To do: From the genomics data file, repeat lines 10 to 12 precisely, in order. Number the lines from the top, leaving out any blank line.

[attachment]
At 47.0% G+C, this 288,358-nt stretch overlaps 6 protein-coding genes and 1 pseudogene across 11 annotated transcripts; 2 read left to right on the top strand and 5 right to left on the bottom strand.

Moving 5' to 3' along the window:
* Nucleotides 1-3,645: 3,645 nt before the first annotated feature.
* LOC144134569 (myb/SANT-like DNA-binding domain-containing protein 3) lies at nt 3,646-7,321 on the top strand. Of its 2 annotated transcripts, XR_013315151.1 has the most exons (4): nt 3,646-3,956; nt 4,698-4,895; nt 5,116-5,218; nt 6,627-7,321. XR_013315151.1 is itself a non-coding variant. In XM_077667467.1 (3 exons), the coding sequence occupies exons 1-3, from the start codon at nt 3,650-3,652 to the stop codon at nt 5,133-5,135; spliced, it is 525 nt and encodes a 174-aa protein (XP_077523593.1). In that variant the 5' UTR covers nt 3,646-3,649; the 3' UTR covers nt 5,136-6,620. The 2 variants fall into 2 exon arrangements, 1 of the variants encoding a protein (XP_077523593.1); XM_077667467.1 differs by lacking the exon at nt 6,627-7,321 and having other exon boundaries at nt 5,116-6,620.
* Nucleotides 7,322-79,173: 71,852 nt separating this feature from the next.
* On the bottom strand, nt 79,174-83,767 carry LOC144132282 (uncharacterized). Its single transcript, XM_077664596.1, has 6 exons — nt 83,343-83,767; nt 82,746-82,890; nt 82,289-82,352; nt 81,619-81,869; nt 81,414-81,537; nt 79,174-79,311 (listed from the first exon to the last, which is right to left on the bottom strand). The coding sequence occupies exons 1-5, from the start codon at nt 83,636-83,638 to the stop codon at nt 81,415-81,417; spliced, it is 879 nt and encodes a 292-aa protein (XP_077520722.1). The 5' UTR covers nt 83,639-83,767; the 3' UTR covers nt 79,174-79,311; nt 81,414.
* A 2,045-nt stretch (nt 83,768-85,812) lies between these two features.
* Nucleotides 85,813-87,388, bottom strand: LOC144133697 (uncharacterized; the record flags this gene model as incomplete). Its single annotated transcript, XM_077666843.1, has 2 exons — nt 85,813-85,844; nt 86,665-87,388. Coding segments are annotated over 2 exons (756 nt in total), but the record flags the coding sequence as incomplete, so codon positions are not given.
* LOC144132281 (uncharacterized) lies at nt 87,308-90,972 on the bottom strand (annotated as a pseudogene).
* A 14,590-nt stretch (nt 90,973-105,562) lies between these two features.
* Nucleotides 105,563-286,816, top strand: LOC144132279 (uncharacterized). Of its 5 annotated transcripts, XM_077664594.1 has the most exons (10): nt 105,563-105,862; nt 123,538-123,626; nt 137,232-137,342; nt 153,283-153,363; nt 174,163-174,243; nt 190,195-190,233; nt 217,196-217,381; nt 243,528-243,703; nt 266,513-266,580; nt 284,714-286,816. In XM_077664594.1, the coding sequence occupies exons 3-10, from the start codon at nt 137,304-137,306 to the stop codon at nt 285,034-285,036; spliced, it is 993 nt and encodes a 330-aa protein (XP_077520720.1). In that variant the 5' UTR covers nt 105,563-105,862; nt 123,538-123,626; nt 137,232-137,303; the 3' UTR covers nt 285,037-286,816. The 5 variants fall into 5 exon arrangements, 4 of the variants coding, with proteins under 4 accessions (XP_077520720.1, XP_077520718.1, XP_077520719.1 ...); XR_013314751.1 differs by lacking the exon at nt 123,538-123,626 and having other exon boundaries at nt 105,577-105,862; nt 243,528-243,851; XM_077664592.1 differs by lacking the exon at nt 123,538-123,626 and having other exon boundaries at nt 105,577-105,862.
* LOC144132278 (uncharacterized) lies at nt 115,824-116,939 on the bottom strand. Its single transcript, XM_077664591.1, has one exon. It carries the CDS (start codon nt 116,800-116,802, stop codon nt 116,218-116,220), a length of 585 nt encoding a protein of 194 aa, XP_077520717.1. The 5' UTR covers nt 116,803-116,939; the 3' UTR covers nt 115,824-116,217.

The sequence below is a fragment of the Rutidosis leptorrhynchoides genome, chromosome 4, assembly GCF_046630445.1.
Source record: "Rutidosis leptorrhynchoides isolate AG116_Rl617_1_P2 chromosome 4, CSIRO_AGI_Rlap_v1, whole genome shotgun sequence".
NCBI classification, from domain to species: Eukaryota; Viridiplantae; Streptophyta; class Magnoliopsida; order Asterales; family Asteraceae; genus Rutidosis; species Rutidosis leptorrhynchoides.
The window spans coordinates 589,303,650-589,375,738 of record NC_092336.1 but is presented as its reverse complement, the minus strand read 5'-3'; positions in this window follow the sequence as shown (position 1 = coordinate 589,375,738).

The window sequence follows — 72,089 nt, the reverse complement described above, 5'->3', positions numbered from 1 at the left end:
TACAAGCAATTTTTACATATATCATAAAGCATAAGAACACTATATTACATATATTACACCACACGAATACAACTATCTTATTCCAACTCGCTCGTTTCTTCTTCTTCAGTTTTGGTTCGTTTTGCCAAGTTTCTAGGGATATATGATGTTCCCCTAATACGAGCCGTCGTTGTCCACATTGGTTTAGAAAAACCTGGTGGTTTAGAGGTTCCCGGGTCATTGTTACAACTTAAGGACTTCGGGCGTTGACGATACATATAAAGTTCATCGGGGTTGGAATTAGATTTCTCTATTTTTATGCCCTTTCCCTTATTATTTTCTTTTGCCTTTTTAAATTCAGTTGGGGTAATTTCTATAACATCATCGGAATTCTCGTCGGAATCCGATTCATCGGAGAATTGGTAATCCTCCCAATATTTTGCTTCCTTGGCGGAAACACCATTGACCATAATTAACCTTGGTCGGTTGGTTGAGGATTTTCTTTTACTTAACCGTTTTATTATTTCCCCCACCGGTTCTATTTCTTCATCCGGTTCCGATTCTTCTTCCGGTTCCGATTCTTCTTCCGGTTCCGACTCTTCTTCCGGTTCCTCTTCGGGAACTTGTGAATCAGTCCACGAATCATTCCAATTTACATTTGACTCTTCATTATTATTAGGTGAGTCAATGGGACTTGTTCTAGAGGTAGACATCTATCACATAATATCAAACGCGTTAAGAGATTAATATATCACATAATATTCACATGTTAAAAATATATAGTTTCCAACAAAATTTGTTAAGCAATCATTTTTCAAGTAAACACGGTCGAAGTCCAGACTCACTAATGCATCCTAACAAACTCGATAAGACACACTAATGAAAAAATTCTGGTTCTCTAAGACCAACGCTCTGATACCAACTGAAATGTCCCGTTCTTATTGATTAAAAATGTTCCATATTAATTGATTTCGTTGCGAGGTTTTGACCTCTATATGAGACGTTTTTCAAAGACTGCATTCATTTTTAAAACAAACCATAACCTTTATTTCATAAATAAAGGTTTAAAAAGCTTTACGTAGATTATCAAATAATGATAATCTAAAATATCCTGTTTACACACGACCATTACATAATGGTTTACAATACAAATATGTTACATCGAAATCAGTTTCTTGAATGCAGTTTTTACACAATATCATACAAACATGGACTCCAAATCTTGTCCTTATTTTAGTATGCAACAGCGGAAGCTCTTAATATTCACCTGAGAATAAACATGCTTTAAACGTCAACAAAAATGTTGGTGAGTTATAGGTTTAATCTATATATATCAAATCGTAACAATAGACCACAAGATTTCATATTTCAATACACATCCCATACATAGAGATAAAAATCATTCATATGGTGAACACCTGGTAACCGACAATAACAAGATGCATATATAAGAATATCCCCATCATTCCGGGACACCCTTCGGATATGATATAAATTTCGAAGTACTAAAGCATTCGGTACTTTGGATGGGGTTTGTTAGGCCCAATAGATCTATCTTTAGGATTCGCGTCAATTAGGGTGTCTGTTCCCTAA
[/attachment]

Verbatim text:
* A 14,590-nt stretch (nt 90,973-105,562) lies between these two features.
* Nucleotides 105,563-286,816, top strand: LOC144132279 (uncharacterized). Of its 5 annotated transcripts, XM_077664594.1 has the most exons (10): nt 105,563-105,862; nt 123,538-123,626; nt 137,232-137,342; nt 153,283-153,363; nt 174,163-174,243; nt 190,195-190,233; nt 217,196-217,381; nt 243,528-243,703; nt 266,513-266,580; nt 284,714-286,816. In XM_077664594.1, the coding sequence occupies exons 3-10, from the start codon at nt 137,304-137,306 to the stop codon at nt 285,034-285,036; spliced, it is 993 nt and encodes a 330-aa protein (XP_077520720.1). In that variant the 5' UTR covers nt 105,563-105,862; nt 123,538-123,626; nt 137,232-137,303; the 3' UTR covers nt 285,037-286,816. The 5 variants fall into 5 exon arrangements, 4 of the variants coding, with proteins under 4 accessions (XP_077520720.1, XP_077520718.1, XP_077520719.1 ...); XR_013314751.1 differs by lacking the exon at nt 123,538-123,626 and having other exon boundaries at nt 105,577-105,862; nt 243,528-243,851; XM_077664592.1 differs by lacking the exon at nt 123,538-123,626 and having other exon boundaries at nt 105,577-105,862.
* LOC144132278 (uncharacterized) lies at nt 115,824-116,939 on the bottom strand. Its single transcript, XM_077664591.1, has one exon. It carries the CDS (start codon nt 116,800-116,802, stop codon nt 116,218-116,220), a length of 585 nt encoding a protein of 194 aa, XP_077520717.1. The 5' UTR covers nt 116,803-116,939; the 3' UTR covers nt 115,824-116,217.